• That’s what we ended up doing! It just felt a bit silly to pass a tenner backwards and forwards lol…you’re right though it is nice to have money that you see as ‘free’ to spend on the little things that aren’t needed 😉

  4. Happy belated birthday!!! I wish you only the very best. May all of your dreams and wishes come true! XxXxX

  5. Birthdays are a trigger for me too. I am 57 now, so that alone is a trigger. I don’t really want to celebrate the fact that I am getting older very quickly. It does seems like the older I get, the faster the years go. The days seem to drag with my bipolar disease. I am on new medication which seems to be helping so maybe the endless days may be getting better.

    I have been married for 31 years and my husband still seems to forget my birthday at least every other year. Birthdays were not a big deal in his house – they were in my house, at least when my parents weren’t both drunk and/or passed out. I wish I could say I am an adult about his forgetting, but I am not. It is my one day of the year to celebrate me and the child in me wants to be recognized!! I want cake, cards and presents – usually I don’t get them. Yes, my birthday is a big trigger for me. It is just another day that I feel invisible and ignored, and it hurts.

    • 😦 I get the feeling invisible and ignored. I don’t think it’s unreasonable to want to have one day when you’re recognized. Cake, presents, etc., are fun because it’s not like you have an excuse to get those things every day.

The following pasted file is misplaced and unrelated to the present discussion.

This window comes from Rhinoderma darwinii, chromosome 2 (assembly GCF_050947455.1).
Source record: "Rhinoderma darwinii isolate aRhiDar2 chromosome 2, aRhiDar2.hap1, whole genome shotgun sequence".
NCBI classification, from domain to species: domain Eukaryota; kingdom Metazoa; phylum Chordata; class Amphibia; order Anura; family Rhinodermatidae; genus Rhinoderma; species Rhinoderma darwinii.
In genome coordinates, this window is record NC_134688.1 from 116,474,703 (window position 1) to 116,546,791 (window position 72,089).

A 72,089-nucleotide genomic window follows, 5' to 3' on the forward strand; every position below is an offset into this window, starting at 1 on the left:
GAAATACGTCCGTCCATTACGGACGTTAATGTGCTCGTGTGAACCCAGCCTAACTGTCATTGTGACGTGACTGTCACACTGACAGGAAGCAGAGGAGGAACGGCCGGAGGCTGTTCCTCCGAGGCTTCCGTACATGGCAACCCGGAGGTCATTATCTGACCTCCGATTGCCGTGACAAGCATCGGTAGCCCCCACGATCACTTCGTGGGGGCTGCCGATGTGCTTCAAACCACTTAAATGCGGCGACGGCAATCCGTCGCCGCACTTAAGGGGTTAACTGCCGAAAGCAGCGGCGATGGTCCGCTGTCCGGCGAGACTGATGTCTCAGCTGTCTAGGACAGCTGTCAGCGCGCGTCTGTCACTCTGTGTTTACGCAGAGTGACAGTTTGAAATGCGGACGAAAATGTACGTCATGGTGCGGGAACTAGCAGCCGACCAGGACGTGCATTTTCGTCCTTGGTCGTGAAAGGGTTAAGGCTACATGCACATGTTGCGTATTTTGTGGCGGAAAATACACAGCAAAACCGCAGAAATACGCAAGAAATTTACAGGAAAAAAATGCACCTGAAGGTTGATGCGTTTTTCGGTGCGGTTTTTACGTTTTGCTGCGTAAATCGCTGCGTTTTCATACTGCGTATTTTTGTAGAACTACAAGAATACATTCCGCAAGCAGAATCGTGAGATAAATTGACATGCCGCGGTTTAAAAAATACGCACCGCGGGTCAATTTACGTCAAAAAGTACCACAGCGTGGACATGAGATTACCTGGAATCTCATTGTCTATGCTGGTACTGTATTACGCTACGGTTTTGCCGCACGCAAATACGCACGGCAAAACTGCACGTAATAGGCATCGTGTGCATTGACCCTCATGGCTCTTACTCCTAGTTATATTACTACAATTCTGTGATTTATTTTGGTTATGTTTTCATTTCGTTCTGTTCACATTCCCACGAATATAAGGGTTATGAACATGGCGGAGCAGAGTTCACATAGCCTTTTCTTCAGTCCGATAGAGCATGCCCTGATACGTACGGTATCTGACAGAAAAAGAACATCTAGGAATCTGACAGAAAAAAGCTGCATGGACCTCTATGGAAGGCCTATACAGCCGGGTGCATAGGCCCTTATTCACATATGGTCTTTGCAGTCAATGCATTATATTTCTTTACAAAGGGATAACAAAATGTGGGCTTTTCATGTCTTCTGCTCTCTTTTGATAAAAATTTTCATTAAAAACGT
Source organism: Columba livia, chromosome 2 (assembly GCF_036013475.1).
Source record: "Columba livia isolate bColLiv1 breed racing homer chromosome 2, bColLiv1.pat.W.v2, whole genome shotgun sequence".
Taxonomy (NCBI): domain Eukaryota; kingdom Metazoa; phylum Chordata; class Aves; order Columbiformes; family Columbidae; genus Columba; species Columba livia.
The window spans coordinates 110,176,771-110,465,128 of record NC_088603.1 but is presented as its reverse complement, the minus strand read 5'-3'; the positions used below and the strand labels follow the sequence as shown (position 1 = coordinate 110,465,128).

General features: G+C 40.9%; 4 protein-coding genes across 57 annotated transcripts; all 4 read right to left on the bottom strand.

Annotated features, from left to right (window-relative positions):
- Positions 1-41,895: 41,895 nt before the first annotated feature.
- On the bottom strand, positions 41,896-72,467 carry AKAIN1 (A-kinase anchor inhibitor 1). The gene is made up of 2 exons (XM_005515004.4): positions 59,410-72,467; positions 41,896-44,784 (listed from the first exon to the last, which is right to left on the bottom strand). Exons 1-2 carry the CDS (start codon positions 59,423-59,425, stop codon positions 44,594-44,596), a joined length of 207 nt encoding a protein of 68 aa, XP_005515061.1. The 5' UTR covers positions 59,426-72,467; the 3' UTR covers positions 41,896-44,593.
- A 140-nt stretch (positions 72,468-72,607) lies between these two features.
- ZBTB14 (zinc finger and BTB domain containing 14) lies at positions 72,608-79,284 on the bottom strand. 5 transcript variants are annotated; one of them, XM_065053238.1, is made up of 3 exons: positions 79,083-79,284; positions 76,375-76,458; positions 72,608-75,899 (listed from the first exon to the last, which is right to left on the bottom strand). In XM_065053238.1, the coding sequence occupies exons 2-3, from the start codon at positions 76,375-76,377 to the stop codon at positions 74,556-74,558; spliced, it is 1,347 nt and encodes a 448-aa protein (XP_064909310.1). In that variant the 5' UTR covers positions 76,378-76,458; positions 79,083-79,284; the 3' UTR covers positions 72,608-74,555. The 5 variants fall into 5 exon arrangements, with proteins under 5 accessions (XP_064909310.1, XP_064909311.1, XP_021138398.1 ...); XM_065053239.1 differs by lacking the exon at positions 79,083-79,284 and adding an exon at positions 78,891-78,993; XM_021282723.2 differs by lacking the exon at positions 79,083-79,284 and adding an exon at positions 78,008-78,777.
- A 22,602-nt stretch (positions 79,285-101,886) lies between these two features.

6. I find Birthdays triggering too…I think for me though, it’s the fact that you’re expected to be happy, and some years that facade has been harder to manage than others. I never liked the idea of big parties, mainly because I feared they’d highlight how few good friends I really have (as silly as that sounds, because the ones I do have are wonderful). I’ve spent three birthdays in the last six years in psychiatric wards, so I don’t have much in the way of happy birthday memories either.

    Happy Belated Birthday to you also! x

    • Thanks!

      The idea of having parties feels weird because I wouldn’t have much of anyone to invite, either. In fact, even though I want to have a wedding some day, I’m also afraid because I won’t have anyone to invite and I’ll just look pathetic overall. Not that there’s much of a chance of me having a wedding anyway, but that’s going off topic.

      I can see how the expectation to be happy would be troubling. I think that’s bothered me some years, too.

  7. Honestly, I sort of ignore ’em. My dad and stepmom will send something from my Amazon wishlist. I’ll go out for dinner with my hubby. That’s about it – and anything more somehow feels exhausting, so I just take it easy.